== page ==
Here's another Refried Flashback Friday for you. It was originally titled, "Would you like secondhand smoke with your gastrointestinal distress?" You'll notice that I changed the title. That's because when I started writing this flashback, I thought the cigarette smoke + vomit was the best part. It was only as I finished writing it that I remembered the part where I was accused of trying to kill my husband. Which I think we can all agree is the better story. The new title better reflects that reality. Originally published September 19, 2008.
We've reminisced about camping for the last three installments of Flashback Friday. Let's move on to another theme: stories from Russia.
My Russian driver's license. Somehow the photographer managed to make me look like a Young Pioneer of the Soviet Union.
Moscow, Russia, early 2002: President Vladimir Putin was busy impressing the world with his skills in judo, German, and non-smoking. September 11th having only recently occurred, the Russians were temporarily feeling love and sympathy for their American friends (they would get back to disliking and mistrusting us by the end of the year). The temperature outside was 20 degrees below zero, making the snow drifts so dry that to walk through them was like plowing through sand. The boogers in our noses froze immediately upon stepping out of doors. While walking around in the city, we not only had to keep a clear eye for icy patches on the "sidewalks," but also be aware of any large icicles falling down from the roof overhangs of nearby buildings. A few people every year are killed by large chunks of ice falling on them. Such is the treachery of a Russian winter.
So cold. So very, very cold.
Somewhere in the middle of this Muscovite winter were newlyweds Jeremy and Bridget. Jeremy was working at the US Embassy and I was working as a private tutor in different places around the city. One Saturday, after only about three weeks in the country, we went out exploring in Moscow. On the way home, Jeremy picked up some blini for a snack at a street stand. Remember that fact, because it becomes important when later that night, he started puking them up.
Of course, of course, it was the middle of the night by the time he was sick enough for us to realize that he needed to see a doctor. I didn't really know how to deal with a violently ill husband, much less a violently ill husband in a country whose language I didn't really speak yet. I ended up calling the embassy and talking to the medic on duty. He casually recommended I get a taxi and take Jeremy to a nearby medical center. His attitude was so nonchalant, as if it was the most normal thing in the world to venture out into this freezing Moscow winter night with a sick husband.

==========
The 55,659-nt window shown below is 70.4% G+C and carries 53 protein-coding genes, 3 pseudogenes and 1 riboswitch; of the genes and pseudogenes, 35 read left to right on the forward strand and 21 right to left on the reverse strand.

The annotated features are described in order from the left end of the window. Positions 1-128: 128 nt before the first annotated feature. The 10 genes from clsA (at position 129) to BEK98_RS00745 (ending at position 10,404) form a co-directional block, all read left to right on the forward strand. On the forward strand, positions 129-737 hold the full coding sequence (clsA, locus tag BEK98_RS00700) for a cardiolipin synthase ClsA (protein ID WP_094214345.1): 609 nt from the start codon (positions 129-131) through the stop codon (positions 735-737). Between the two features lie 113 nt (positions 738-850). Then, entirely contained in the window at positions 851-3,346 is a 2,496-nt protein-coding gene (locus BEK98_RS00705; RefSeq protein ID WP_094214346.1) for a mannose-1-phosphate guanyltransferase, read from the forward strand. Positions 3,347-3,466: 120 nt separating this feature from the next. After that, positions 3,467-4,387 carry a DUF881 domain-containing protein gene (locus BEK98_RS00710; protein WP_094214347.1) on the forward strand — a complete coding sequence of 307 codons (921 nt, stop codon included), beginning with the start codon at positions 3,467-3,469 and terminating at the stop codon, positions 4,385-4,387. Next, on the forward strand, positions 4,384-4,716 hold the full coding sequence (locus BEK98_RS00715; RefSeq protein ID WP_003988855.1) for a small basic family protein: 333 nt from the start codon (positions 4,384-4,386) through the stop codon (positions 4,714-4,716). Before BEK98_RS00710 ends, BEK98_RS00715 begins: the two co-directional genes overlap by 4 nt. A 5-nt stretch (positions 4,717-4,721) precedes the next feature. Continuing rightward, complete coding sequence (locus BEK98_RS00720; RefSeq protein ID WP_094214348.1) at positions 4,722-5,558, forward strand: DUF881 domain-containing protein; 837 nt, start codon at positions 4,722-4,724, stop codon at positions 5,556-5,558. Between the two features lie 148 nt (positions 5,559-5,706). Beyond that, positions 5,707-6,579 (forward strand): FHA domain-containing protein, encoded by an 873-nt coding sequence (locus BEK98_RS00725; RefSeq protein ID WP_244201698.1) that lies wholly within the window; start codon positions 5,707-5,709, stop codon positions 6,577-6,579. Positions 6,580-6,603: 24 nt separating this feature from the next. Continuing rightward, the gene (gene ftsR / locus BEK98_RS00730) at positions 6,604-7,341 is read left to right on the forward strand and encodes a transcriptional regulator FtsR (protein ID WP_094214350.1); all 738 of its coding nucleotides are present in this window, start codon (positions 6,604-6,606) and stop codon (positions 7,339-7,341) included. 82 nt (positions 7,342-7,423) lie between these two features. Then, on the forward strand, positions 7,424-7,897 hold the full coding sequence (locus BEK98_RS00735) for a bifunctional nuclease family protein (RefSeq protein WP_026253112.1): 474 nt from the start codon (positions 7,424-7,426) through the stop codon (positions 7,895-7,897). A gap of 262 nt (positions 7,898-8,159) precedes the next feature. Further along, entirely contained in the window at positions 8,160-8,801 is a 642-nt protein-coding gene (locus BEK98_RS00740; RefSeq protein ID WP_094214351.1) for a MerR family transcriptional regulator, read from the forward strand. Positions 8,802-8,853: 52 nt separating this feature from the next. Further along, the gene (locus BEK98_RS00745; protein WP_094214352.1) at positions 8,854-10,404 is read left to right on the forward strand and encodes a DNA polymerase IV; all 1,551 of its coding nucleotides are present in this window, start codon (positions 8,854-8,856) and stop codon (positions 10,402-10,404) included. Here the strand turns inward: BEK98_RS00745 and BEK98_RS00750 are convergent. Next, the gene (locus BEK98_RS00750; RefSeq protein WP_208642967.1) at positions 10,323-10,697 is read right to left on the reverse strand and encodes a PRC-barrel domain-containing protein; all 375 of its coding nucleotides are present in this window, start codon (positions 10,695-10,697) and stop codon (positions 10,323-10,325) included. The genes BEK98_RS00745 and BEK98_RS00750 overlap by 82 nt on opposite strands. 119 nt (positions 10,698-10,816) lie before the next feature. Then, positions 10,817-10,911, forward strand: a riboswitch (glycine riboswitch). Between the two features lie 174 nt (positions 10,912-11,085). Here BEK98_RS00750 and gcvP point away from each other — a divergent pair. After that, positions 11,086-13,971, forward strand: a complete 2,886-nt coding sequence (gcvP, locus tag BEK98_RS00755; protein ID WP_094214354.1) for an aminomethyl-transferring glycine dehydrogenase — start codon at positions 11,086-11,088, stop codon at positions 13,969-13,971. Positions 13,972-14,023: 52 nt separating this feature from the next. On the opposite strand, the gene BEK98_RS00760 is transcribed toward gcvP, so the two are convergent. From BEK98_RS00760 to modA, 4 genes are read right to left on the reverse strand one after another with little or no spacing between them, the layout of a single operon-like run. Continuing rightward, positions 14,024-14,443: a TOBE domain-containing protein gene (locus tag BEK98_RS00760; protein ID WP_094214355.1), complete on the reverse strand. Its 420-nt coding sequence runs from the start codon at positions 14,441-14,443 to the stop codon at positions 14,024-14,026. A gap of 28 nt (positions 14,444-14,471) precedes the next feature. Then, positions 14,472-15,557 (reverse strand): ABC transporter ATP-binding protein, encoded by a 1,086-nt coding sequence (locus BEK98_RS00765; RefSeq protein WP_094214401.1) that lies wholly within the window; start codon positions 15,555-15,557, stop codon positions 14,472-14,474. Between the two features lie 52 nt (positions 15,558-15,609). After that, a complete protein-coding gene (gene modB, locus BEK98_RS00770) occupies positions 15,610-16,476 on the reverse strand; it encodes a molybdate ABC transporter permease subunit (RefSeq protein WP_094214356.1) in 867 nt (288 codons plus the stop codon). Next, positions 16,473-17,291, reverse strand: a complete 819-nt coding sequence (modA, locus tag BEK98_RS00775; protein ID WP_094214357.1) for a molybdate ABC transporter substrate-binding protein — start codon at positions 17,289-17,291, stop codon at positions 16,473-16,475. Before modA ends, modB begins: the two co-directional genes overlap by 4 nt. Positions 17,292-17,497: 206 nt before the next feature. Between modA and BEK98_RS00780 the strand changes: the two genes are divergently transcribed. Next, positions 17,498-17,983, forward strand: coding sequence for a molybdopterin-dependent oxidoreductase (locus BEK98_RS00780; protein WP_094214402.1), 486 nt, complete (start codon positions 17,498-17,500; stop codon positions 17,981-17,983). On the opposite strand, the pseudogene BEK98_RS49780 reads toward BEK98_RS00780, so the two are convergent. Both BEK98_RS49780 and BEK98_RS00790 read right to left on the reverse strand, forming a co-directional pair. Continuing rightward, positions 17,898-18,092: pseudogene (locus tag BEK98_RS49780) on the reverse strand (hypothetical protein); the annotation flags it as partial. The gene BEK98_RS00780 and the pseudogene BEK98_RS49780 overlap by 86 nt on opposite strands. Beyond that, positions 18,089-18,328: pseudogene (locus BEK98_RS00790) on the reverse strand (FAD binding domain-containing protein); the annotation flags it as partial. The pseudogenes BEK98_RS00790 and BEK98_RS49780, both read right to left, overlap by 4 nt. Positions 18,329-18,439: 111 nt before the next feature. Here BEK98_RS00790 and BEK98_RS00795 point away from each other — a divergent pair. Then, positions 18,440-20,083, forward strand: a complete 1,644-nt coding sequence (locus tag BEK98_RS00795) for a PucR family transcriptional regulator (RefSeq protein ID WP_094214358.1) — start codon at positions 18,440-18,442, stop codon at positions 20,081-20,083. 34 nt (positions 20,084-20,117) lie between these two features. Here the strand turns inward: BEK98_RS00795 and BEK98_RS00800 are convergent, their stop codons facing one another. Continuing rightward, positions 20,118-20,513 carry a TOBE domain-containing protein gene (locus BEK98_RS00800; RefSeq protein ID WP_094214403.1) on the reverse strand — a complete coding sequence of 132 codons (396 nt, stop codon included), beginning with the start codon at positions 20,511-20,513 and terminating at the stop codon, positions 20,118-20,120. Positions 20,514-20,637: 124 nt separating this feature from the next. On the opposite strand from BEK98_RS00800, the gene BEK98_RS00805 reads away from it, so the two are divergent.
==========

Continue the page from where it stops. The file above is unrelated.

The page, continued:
Still, I didn't really have a choice. Jeremy was very, very sick. So I called the reception desk of the building where we lived and asked them to call a cab for me. At the very least, I wouldn't have to wait for a random taxi to pick us up. We bundled up and I helped Jeremy downstairs and into the taxi. Jeremy told him where to go and we sped off into the night, the driver lighting a cigarette as we went. The smell was making me gag; I could hardly imagine how it was making Jeremy feel.
One of the other of us managed to get the driver to stop smoking. I think it helped when Jeremy basically threatened to vomit all over his car if he didn't. He dropped us off at the medical center and we hustled inside.
If there is something more unpleasant than having to submit to medical tests while you are throwing up, it is probably having to do so while also explaining your symptoms in a foreign language. Poor Jeremy had to think beyond his misery enough to remember how to say things like "my bowels hurt" and "no, I am not vomiting blood" in Russian. The doctor seemed vaguely incompetent, though that may have been because he kept trying to express himself in English and he wasn't very good at it.
Once he'd given Jeremy some medicine to calm his system down, the doctor started asking him questions about what might have caused this illness. At this point, I was in the hallway just outside the examination room, trying to get some rest on a few chairs I'd pushed together. While the doctor went through a brief list of possible causes, I heard him ask, "is there, perhaps, someone who you think would try to do this to you?" followed by an awkward, obvious look at me.
Yes, friends. I'd just been accused by a Russian doctor of trying to poison my husband. It was a low point in our 2.5 months of marriage.
By morning, with the help of an IV, Jeremy was feeling well enough to go home. They gave him a few prescriptions for some medicine that might help. I don't know what Jeremy did to offend the doctor, but it must have been bad because one of the prescriptions told him to take "one suppository per rectum." We think that was the doctor's passive-aggressive way of calling Jeremy...something not very nice.
It was good to be home and have the first emergency situation of our marriage behind us. Unfortunately, that wasn't the last time one or both of us needed urgent care in a foreign country. In fact, now that I think about it, it wasn't even the last time we made a trip to that particular medical center, though the next time was many months later, and it was for me, and it was for pneumonia (at least the doctor - and it was the same one - couldn't accuse Jeremy of trying to kill me with that one).
And I even got out of there without the doctor using a medical prescription to call me a jerk.